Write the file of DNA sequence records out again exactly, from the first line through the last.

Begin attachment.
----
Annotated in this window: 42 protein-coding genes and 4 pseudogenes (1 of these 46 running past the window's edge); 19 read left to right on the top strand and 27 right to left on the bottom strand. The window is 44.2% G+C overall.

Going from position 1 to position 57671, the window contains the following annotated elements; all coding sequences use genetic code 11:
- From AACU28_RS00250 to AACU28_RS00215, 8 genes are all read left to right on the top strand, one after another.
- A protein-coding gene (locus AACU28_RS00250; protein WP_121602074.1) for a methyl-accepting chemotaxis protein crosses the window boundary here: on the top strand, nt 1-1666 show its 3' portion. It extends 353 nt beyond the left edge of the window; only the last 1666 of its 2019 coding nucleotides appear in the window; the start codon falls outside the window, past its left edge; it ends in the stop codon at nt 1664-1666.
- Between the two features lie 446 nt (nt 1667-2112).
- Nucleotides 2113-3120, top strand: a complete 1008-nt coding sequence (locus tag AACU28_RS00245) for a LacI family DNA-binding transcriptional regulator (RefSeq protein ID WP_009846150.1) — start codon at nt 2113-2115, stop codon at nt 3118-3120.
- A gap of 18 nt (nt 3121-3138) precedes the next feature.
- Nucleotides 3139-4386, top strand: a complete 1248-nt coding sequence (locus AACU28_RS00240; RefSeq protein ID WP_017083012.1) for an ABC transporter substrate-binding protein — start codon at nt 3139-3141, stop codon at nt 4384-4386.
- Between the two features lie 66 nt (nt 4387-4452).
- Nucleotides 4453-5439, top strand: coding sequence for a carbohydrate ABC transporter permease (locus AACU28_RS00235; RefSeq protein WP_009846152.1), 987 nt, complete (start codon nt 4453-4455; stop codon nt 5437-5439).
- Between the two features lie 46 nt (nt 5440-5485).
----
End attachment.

Annotated in this window: 42 protein-coding genes and 4 pseudogenes (1 of these 46 running past the window's edge); 19 read left to right on the top strand and 27 right to left on the bottom strand. The window is 44.2% G+C overall.

Going from position 1 to position 57671, the window contains the following annotated elements; all coding sequences use genetic code 11:
- From AACU28_RS00250 to AACU28_RS00215, 8 genes are all read left to right on the top strand, one after another.
- A protein-coding gene (locus AACU28_RS00250; protein WP_121602074.1) for a methyl-accepting chemotaxis protein crosses the window boundary here: on the top strand, nt 1-1666 show its 3' portion. It extends 353 nt beyond the left edge of the window; only the last 1666 of its 2019 coding nucleotides appear in the window; the start codon falls outside the window, past its left edge; it ends in the stop codon at nt 1664-1666.
- Between the two features lie 446 nt (nt 1667-2112).
- Nucleotides 2113-3120, top strand: a complete 1008-nt coding sequence (locus tag AACU28_RS00245) for a LacI family DNA-binding transcriptional regulator (RefSeq protein ID WP_009846150.1) — start codon at nt 2113-2115, stop codon at nt 3118-3120.
- A gap of 18 nt (nt 3121-3138) precedes the next feature.
- Nucleotides 3139-4386, top strand: a complete 1248-nt coding sequence (locus AACU28_RS00240; RefSeq protein ID WP_017083012.1) for an ABC transporter substrate-binding protein — start codon at nt 3139-3141, stop codon at nt 4384-4386.
- Between the two features lie 66 nt (nt 4387-4452).
- Nucleotides 4453-5439, top strand: coding sequence for a carbohydrate ABC transporter permease (locus AACU28_RS00235; RefSeq protein WP_009846152.1), 987 nt, complete (start codon nt 4453-4455; stop codon nt 5437-5439).
- Between the two features lie 46 nt (nt 5440-5485).